The renovation of the Norman Y. Mineta San Jose International Airport was a tricky affair that involved temporary terminals, a tight narrow site with little room to expand into and an ever bustling crowd of travelers flying in and out. Inspiration for Terminal B’s new design came from both the high tech world the airport caters to and the natural agricultural world the valley used to be. The result is a sinuous articulated tube with a generous glass curtain wall broken by stretches perforated metal. Layered and very textured, the building is a dynamic space filled with the latest state-of-the-art technology for the international traveler.
Sustainable design was at the heart of the renovation with a strong focus on lifecycle impact, energy and water efficiency and improved indoor air quality for the passengers. Natural daylight streams in through windows, skylights and the concourse’s glass curtain wall, which is appropriately shaded to optimize energy use and light. Energy efficiency strategies help the building exceed standards by 16% and water conservation measures achieved a 75% reduction. Almost all of the construction waste was diverted and 13% of the building’s materials came from recycled materials. A solar photovoltaic system on the roof also generates renewable energy for the airport.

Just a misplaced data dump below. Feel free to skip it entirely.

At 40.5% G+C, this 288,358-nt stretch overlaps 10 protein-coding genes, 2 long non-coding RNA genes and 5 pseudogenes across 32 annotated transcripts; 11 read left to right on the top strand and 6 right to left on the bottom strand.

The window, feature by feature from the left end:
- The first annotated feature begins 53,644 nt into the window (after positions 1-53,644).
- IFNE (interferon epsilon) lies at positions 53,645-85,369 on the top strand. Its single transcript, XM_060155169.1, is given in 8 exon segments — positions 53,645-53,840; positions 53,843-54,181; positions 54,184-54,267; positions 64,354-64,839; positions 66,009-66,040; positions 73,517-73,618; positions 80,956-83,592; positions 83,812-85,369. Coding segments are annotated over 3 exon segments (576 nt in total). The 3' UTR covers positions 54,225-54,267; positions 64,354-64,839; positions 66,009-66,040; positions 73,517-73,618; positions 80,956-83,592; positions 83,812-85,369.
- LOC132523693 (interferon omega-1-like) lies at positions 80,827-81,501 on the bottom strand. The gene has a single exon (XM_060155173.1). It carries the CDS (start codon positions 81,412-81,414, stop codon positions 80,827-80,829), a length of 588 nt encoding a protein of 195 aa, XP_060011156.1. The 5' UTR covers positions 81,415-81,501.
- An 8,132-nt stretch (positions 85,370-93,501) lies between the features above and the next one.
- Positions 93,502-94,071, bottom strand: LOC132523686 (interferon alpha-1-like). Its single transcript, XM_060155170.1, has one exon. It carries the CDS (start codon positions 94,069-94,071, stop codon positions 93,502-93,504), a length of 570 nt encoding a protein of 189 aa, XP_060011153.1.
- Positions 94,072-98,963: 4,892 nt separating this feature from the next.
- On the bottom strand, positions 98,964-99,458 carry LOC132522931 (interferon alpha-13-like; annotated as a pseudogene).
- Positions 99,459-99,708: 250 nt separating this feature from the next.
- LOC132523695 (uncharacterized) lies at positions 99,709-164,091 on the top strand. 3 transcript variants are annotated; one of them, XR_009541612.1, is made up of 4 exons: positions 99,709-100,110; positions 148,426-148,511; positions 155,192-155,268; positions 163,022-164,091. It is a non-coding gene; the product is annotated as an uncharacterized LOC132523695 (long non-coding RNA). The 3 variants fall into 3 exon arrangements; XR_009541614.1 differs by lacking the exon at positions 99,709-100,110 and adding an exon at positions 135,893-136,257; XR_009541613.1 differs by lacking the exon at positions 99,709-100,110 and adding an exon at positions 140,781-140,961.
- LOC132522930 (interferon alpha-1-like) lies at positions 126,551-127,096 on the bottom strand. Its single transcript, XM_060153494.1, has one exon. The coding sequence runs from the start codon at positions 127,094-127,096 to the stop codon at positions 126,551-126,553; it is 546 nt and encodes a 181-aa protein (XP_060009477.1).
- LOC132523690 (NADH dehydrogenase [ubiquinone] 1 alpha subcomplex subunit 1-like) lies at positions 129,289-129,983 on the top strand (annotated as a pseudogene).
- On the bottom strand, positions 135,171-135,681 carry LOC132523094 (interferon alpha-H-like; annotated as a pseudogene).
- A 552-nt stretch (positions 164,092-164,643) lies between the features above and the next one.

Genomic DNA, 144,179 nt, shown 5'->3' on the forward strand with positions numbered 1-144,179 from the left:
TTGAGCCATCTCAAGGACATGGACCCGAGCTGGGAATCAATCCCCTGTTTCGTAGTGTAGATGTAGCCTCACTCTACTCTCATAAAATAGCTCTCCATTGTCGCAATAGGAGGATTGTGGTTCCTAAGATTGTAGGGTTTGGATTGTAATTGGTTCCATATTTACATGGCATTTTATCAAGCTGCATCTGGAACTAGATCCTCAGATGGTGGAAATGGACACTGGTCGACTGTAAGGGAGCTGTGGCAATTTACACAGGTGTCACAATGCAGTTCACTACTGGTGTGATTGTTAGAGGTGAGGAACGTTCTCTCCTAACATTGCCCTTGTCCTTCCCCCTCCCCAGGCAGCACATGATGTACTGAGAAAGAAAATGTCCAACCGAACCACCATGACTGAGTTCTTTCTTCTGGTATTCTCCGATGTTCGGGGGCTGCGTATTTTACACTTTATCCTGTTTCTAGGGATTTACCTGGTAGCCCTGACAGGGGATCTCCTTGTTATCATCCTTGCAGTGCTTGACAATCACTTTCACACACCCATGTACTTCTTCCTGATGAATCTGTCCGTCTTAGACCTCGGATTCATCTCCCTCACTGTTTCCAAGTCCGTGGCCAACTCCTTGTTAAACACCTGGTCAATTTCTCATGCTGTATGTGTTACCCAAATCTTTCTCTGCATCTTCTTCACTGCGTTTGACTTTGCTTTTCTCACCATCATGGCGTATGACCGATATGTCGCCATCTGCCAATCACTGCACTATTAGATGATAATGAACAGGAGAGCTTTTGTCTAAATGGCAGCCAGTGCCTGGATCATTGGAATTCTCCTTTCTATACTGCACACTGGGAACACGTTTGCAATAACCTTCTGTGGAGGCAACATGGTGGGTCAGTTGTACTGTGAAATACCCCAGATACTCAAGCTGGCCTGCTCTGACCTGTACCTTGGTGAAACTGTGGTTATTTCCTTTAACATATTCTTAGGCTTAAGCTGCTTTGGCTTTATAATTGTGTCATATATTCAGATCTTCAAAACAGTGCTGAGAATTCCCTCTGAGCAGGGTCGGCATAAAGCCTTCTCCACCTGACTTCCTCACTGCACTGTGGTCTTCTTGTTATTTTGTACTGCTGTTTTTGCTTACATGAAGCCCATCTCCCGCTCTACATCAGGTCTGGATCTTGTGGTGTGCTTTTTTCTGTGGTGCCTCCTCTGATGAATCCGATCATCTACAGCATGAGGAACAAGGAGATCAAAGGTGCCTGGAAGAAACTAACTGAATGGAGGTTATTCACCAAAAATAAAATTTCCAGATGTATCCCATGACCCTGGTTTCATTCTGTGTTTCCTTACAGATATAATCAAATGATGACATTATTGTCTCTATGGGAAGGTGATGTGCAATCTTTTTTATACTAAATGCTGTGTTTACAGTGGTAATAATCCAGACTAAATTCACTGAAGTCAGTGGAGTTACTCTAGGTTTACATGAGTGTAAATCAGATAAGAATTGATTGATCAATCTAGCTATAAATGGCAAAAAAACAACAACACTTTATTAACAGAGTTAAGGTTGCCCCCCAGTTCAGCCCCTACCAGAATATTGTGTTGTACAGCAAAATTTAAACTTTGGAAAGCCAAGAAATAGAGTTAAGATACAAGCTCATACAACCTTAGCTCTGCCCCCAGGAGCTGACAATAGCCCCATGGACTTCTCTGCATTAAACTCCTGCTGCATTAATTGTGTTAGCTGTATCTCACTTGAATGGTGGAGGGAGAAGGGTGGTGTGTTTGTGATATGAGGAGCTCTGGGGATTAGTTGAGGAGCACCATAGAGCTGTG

One of the more innovative additions are the airport’s new, high tech “air chairs” that were specifically designed for the San Jose Airport with the help of Zoeftig and airport officials. These schmancy chairs combine personal electronics charging stations with air diffusers at the seats’ bases to provide individualized comfort. This “low energy, high-displacement ventilation system” also has the advantage of reducing energy costs. Terminal B at San Jose Airport was completed in June of 2010 and was awarded its LEED Silver certification in February of 2011.
Images Courtesy of Fentress Architects